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  • $\begingroup$ Should I be picturing giant kites with lots of streamers? $\endgroup$
    – Joe Smith
    Mar 7, 2022 at 20:45
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    $\begingroup$ @JoeSmith - Sort of. Do an image search for "solar drone". Now, our life forms will certainly have the ability to flex wings, so don't take that too literally - cross a solar drone with a manta ray, perhaps. But it has to be very light thanks to its sturdy carbon filaments, and absorb a lot of solar radiation. The Earthlike life might be macroscopic symbiotes roosting on this platform, or microscopic networks of biochemical symbiotes integrated with it like fungus growing on a log, etc. $\endgroup$ Mar 7, 2022 at 23:10
  • $\begingroup$ I can see it. Different regions could have different local symbiotes. Or different species could attract different symbiotes. $\endgroup$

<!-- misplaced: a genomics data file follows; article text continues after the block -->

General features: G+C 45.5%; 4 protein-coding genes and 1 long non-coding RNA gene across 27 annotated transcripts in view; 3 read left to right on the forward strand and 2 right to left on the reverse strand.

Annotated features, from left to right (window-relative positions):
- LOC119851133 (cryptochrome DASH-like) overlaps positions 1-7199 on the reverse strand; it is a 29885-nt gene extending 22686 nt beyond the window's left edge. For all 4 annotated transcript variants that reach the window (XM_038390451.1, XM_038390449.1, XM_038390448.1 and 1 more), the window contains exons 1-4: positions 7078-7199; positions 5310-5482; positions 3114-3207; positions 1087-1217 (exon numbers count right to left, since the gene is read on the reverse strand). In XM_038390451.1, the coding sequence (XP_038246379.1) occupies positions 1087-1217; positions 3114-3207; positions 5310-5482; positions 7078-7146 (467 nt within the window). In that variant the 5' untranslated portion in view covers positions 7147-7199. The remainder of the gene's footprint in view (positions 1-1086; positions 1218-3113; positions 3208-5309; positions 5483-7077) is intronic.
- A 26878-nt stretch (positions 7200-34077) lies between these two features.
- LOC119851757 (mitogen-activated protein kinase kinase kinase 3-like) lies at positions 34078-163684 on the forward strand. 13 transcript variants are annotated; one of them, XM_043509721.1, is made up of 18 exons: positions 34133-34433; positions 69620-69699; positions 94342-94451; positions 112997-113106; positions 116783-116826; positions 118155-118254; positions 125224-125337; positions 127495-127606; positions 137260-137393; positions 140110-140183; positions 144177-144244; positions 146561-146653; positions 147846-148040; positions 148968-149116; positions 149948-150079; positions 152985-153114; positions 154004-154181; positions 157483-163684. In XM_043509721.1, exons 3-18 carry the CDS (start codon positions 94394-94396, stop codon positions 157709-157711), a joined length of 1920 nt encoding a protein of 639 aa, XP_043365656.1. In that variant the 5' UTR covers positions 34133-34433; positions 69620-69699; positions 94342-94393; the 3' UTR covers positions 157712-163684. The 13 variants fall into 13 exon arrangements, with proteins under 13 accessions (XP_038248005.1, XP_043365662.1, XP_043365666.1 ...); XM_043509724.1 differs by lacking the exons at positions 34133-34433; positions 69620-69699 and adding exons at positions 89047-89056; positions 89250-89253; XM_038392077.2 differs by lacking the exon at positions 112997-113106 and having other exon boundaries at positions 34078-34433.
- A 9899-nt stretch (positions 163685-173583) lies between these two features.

– Joe Smith
    Mar 8, 2022 at 2:08
  • $\begingroup$ But manta ray shape feels too been done. $\endgroup$
    – Joe Smith
    Mar 8, 2022 at 2:08
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    $\begingroup$ I didn't mean to stick to that literally. After all, I put a solar drone in the other teleporter. :) You could make it a very short, very wide planarian, sea bird without feet, a frisbee with bead curtains hanging out that interact with the turbulence ... it just needs a sunlit surface that doesn't waste energy, a vaguely plausible ability to fly, and environmental handwaving to accommodate it. $\endgroup$ Mar 8, 2022 at 2:13
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It may not be necessary to seek shelter during a red dwarf star's flares at all. Recent research shows that red dwarf flares are emitted from the poles of the stars, away from the star's equator and planetary orbital plane. So, if shelter is required at all, it's unlikely that much will be needed.